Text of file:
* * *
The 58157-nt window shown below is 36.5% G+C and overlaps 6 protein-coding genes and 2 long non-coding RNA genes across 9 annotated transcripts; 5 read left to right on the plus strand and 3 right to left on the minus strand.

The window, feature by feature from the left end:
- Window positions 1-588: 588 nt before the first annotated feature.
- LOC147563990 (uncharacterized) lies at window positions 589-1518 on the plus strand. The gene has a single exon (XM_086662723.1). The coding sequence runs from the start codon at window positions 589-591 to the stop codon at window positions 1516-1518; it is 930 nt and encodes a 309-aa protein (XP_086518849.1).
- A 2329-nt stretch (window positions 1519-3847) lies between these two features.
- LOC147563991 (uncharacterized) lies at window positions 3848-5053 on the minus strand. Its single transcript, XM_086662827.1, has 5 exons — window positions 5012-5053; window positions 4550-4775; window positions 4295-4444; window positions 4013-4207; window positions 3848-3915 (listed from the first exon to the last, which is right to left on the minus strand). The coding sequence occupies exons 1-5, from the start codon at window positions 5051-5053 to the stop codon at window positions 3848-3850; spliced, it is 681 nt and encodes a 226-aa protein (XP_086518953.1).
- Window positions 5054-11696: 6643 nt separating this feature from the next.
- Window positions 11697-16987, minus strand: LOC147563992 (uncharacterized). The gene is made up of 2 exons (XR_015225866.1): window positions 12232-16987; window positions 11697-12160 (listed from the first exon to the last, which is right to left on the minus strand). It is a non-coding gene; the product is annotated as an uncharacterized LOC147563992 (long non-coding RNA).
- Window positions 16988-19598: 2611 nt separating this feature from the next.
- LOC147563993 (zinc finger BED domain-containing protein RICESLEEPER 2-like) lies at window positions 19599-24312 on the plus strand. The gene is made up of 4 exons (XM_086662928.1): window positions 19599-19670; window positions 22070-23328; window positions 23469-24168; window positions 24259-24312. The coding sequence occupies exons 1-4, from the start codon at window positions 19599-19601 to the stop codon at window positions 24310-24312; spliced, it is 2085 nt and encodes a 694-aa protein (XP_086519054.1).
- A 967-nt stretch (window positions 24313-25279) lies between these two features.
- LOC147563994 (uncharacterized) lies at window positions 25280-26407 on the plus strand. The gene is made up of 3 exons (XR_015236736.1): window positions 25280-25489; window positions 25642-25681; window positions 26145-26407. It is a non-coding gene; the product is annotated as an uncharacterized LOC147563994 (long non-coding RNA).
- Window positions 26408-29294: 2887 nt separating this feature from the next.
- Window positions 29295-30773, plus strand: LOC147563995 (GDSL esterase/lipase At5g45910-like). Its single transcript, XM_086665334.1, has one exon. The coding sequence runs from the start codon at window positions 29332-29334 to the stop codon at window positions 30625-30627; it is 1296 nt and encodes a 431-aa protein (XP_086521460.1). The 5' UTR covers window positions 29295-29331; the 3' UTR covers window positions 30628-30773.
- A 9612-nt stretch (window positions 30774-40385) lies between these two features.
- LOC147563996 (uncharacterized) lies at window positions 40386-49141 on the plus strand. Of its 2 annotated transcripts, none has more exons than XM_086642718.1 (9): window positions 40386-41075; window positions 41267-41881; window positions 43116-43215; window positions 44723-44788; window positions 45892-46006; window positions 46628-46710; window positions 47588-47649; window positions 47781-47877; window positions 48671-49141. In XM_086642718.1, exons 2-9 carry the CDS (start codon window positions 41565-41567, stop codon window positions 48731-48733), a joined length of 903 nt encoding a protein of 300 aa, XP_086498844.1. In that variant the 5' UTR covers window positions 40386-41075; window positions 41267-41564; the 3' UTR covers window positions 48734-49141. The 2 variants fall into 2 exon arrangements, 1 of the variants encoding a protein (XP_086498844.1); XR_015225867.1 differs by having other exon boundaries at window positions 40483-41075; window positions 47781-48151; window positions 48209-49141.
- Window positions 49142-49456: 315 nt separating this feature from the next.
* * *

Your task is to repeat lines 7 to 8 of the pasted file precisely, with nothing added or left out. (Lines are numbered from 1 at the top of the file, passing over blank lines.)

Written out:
- Window positions 5054-11696: 6643 nt separating this feature from the next.
- Window positions 11697-16987, minus strand: LOC147563992 (uncharacterized). The gene is made up of 2 exons (XR_015225866.1): window positions 12232-16987; window positions 11697-12160 (listed from the first exon to the last, which is right to left on the minus strand). It is a non-coding gene; the product is annotated as an uncharacterized LOC147563992 (long non-coding RNA).